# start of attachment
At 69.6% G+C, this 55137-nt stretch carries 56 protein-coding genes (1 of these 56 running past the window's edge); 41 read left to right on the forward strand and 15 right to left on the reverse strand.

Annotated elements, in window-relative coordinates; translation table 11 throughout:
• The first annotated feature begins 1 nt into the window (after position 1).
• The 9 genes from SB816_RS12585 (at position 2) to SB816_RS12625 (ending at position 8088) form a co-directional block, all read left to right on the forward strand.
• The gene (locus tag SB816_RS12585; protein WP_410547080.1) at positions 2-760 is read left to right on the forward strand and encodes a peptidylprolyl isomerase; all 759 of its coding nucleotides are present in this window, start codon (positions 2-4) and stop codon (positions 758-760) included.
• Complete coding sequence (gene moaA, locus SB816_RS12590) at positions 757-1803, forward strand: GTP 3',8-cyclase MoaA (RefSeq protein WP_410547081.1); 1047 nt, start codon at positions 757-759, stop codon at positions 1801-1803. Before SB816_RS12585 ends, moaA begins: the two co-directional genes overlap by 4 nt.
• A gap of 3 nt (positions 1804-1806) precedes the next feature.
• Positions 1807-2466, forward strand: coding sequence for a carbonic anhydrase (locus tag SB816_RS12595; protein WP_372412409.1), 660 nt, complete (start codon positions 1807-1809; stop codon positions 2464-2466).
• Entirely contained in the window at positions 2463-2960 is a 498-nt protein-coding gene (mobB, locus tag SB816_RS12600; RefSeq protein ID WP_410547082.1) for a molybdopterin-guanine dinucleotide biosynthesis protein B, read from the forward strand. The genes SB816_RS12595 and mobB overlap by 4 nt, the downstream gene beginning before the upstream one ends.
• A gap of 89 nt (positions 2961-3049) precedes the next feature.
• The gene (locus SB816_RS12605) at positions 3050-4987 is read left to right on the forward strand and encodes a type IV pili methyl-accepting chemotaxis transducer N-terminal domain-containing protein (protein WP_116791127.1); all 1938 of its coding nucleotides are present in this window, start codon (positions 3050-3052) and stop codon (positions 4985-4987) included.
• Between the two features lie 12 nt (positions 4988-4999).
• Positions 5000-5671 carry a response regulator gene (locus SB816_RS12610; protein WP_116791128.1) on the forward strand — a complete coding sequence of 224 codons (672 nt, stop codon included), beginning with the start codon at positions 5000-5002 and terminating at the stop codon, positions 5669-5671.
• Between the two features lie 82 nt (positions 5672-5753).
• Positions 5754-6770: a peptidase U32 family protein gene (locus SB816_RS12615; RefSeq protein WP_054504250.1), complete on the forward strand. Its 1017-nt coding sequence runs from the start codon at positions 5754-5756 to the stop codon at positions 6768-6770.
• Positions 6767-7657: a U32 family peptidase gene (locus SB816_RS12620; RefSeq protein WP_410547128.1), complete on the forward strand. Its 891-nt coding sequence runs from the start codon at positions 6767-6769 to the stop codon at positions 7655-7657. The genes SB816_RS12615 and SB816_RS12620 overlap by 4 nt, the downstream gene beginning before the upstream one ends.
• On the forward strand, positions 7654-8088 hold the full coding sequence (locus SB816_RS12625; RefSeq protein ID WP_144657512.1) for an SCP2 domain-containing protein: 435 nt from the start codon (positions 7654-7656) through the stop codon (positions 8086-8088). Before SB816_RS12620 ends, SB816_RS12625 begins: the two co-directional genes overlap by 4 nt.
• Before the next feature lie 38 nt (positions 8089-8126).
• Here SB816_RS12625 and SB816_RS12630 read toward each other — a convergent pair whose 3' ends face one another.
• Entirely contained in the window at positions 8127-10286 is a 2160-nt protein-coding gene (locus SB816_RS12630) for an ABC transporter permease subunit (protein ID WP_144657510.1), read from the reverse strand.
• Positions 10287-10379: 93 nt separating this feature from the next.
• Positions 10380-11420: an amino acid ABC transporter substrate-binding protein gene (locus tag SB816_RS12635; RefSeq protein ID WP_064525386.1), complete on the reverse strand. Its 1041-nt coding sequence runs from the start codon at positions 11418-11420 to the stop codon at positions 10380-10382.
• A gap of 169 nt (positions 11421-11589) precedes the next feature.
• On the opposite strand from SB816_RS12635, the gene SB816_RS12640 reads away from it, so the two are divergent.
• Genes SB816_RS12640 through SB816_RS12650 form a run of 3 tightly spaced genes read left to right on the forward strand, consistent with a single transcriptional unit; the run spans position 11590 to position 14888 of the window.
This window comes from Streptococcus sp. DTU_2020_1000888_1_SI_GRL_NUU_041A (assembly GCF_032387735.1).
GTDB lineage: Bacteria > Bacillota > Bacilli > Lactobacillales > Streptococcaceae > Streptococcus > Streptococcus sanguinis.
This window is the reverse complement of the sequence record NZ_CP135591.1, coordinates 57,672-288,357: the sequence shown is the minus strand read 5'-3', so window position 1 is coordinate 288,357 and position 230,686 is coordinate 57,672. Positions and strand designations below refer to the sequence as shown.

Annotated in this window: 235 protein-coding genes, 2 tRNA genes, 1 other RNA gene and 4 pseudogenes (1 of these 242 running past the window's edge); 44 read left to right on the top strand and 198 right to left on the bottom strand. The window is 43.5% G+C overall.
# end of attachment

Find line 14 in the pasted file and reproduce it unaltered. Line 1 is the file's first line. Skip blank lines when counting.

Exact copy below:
• Between the two features lie 82 nt (positions 5672-5753).